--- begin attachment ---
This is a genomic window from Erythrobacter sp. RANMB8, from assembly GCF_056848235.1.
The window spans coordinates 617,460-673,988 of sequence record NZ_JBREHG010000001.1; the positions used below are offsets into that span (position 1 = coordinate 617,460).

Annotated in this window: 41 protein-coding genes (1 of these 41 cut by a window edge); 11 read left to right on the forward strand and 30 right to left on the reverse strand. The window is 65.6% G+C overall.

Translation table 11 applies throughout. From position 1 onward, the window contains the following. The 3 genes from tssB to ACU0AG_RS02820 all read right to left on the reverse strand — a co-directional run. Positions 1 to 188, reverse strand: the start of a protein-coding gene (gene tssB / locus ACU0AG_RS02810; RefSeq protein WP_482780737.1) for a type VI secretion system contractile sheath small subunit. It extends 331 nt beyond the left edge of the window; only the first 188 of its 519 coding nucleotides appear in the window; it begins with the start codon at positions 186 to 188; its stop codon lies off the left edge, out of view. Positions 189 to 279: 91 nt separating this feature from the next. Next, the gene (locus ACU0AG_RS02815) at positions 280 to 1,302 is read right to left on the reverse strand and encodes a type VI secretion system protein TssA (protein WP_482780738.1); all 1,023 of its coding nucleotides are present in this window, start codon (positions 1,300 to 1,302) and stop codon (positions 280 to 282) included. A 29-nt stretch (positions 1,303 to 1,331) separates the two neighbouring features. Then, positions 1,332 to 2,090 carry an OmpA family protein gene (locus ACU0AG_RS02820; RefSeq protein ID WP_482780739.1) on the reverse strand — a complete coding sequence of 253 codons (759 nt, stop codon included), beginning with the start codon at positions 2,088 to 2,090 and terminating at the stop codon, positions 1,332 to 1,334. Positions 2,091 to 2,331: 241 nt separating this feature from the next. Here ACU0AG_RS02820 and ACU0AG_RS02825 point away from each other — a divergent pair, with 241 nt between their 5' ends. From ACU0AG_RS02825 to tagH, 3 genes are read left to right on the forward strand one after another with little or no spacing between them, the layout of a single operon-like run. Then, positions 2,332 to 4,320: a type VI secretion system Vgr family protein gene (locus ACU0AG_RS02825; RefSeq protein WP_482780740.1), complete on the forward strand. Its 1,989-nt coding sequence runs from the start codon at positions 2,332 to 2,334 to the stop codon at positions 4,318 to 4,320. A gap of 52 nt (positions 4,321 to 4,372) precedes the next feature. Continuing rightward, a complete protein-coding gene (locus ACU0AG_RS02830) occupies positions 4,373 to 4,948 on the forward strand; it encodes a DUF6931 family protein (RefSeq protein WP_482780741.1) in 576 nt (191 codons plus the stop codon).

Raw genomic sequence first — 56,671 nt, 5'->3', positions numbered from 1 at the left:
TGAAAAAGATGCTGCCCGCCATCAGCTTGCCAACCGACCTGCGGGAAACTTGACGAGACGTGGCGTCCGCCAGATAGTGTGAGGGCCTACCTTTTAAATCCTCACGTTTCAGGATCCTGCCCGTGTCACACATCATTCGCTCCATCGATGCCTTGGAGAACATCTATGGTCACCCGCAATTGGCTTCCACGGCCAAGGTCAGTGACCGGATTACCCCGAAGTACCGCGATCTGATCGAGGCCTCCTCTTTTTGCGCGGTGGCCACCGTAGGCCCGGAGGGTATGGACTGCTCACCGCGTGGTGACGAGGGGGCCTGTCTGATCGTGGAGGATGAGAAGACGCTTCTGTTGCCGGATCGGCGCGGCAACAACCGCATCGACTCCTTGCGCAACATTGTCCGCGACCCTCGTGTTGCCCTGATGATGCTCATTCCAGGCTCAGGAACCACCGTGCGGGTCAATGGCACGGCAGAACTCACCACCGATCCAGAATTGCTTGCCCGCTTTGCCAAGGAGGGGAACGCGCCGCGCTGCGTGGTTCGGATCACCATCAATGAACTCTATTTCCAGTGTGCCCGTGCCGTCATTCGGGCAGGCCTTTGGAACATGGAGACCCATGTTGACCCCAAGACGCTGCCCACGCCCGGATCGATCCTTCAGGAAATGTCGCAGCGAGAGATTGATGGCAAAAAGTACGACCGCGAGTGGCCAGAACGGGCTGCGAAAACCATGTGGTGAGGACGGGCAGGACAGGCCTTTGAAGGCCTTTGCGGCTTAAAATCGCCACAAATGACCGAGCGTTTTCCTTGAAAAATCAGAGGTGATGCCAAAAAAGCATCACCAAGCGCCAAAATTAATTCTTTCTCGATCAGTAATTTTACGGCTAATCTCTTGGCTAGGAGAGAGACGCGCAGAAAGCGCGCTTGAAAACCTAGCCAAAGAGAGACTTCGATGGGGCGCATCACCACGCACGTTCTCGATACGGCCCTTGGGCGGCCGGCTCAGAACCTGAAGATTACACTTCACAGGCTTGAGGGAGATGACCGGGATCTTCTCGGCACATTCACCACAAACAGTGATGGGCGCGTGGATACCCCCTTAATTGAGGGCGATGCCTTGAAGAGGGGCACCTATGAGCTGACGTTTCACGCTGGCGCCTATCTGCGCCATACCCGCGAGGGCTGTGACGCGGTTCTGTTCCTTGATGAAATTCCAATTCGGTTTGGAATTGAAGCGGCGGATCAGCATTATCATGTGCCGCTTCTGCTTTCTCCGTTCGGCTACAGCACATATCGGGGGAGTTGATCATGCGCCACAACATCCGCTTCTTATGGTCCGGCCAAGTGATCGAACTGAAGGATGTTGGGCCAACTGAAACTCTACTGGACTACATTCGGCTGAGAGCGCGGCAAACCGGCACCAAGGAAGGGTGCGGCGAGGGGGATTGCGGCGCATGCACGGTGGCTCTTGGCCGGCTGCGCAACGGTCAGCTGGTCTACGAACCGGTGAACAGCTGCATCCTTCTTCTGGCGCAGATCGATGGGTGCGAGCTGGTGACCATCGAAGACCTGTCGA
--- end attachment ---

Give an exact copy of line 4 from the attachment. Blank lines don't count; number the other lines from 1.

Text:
Translation table 11 applies throughout. From position 1 onward, the window contains the following. The 3 genes from tssB to ACU0AG_RS02820 all read right to left on the reverse strand — a co-directional run. Positions 1 to 188, reverse strand: the start of a protein-coding gene (gene tssB / locus ACU0AG_RS02810; RefSeq protein WP_482780737.1) for a type VI secretion system contractile sheath small subunit. It extends 331 nt beyond the left edge of the window; only the first 188 of its 519 coding nucleotides appear in the window; it begins with the start codon at positions 186 to 188; its stop codon lies off the left edge, out of view. Positions 189 to 279: 91 nt separating this feature from the next. Next, the gene (locus ACU0AG_RS02815) at positions 280 to 1,302 is read right to left on the reverse strand and encodes a type VI secretion system protein TssA (protein WP_482780738.1); all 1,023 of its coding nucleotides are present in this window, start codon (positions 1,300 to 1,302) and stop codon (positions 280 to 282) included. A 29-nt stretch (positions 1,303 to 1,331) separates the two neighbouring features. Then, positions 1,332 to 2,090 carry an OmpA family protein gene (locus ACU0AG_RS02820; RefSeq protein ID WP_482780739.1) on the reverse strand — a complete coding sequence of 253 codons (759 nt, stop codon included), beginning with the start codon at positions 2,088 to 2,090 and terminating at the stop codon, positions 1,332 to 1,334. Positions 2,091 to 2,331: 241 nt separating this feature from the next. Here ACU0AG_RS02820 and ACU0AG_RS02825 point away from each other — a divergent pair, with 241 nt between their 5' ends. From ACU0AG_RS02825 to tagH, 3 genes are read left to right on the forward strand one after another with little or no spacing between them, the layout of a single operon-like run. Then, positions 2,332 to 4,320: a type VI secretion system Vgr family protein gene (locus ACU0AG_RS02825; RefSeq protein WP_482780740.1), complete on the forward strand. Its 1,989-nt coding sequence runs from the start codon at positions 2,332 to 2,334 to the stop codon at positions 4,318 to 4,320. A gap of 52 nt (positions 4,321 to 4,372) precedes the next feature. Continuing rightward, a complete protein-coding gene (locus ACU0AG_RS02830) occupies positions 4,373 to 4,948 on the forward strand; it encodes a DUF6931 family protein (RefSeq protein WP_482780741.1) in 576 nt (191 codons plus the stop codon).